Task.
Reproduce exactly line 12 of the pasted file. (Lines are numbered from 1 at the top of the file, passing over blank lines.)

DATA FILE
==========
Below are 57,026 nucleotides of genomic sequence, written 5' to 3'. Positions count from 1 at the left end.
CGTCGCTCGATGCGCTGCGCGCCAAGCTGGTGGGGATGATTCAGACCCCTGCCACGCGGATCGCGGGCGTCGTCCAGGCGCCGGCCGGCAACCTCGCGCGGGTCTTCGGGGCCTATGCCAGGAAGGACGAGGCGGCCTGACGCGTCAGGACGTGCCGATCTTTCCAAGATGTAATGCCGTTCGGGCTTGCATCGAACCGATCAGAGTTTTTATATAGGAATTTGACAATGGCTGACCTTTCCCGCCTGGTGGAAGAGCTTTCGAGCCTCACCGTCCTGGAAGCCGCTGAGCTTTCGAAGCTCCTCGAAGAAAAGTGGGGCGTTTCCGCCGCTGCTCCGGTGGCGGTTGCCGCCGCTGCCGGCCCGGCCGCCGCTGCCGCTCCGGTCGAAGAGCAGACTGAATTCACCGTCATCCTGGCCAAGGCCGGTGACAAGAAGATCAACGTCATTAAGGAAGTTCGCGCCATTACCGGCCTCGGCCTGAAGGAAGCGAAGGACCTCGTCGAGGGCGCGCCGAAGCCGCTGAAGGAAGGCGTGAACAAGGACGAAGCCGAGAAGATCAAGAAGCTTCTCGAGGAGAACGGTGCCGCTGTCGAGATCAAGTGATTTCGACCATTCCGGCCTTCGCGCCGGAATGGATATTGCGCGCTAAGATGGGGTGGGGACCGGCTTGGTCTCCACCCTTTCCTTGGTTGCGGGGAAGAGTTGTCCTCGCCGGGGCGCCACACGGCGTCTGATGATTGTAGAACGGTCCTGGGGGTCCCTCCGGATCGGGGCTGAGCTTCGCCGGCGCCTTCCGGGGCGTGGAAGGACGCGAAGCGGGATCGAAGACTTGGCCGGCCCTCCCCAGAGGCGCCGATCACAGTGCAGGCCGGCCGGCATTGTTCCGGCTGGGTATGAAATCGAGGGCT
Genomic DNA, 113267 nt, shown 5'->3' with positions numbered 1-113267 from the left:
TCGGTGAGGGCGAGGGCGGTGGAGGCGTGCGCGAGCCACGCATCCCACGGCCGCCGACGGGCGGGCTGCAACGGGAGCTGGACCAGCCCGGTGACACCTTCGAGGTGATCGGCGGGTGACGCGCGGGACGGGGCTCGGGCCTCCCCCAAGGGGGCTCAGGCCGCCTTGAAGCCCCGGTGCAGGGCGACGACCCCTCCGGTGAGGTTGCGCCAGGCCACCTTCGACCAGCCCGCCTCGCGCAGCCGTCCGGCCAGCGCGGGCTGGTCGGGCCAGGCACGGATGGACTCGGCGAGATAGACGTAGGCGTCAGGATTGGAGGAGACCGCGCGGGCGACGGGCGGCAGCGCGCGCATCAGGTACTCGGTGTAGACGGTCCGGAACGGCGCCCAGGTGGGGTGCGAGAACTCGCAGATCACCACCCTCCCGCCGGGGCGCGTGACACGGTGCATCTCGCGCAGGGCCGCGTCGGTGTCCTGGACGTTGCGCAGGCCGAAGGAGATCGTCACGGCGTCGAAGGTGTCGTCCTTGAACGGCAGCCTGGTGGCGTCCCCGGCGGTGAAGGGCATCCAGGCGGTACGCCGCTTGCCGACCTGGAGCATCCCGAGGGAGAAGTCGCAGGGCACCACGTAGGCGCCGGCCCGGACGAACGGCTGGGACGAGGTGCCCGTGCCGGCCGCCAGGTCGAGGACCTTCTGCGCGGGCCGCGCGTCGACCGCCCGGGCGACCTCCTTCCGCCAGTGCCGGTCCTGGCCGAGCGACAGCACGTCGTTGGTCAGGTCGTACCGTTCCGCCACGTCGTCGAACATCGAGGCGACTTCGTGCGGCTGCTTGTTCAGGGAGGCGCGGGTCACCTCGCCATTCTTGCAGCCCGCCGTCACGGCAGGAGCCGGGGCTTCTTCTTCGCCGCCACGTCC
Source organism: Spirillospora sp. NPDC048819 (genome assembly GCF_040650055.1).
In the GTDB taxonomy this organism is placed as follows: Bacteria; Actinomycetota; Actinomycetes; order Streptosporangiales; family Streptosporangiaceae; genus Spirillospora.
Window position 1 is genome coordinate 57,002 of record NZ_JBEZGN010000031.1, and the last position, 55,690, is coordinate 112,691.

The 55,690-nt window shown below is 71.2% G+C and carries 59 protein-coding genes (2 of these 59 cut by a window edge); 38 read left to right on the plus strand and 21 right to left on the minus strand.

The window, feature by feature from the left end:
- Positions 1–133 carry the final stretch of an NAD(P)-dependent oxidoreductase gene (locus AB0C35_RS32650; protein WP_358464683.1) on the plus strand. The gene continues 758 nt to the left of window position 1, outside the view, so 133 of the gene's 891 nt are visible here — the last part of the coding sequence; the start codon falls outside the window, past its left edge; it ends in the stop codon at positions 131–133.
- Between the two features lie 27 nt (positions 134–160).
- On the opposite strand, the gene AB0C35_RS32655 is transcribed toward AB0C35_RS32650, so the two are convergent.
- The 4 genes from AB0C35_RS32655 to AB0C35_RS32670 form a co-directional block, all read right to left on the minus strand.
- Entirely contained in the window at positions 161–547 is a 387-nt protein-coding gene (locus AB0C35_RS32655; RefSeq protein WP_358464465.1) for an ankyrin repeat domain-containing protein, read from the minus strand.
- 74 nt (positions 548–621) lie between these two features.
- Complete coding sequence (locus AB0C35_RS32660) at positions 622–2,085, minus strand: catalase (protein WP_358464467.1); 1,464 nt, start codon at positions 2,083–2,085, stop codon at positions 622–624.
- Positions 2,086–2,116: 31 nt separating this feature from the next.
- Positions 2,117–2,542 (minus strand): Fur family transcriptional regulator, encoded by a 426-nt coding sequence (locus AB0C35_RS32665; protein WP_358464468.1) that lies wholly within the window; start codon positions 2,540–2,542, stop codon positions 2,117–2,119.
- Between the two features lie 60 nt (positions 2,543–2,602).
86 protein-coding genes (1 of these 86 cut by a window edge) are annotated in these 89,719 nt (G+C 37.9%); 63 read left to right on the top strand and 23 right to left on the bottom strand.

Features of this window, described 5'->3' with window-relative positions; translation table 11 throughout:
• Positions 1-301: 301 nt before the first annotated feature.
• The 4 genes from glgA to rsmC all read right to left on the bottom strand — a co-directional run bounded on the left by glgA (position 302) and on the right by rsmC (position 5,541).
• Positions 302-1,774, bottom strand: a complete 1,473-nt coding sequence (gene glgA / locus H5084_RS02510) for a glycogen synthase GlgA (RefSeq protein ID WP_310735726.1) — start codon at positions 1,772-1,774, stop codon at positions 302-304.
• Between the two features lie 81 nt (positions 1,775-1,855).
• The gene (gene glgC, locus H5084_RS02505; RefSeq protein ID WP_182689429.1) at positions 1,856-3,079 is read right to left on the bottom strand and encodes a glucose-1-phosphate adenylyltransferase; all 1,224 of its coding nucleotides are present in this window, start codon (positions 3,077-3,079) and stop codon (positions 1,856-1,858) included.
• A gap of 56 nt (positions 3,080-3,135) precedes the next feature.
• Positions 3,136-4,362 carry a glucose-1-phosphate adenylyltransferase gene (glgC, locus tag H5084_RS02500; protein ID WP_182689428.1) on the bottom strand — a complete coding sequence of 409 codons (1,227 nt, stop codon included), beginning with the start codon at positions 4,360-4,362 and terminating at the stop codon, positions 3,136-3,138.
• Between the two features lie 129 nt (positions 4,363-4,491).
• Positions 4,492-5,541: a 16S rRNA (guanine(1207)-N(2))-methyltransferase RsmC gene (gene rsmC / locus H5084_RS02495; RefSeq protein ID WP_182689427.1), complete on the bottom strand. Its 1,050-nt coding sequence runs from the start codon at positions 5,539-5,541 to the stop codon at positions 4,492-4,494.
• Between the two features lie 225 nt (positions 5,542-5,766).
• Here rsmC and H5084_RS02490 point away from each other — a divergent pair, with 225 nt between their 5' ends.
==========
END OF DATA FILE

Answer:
- On the opposite strand, the gene AB0C35_RS32655 is transcribed toward AB0C35_RS32650, so the two are convergent.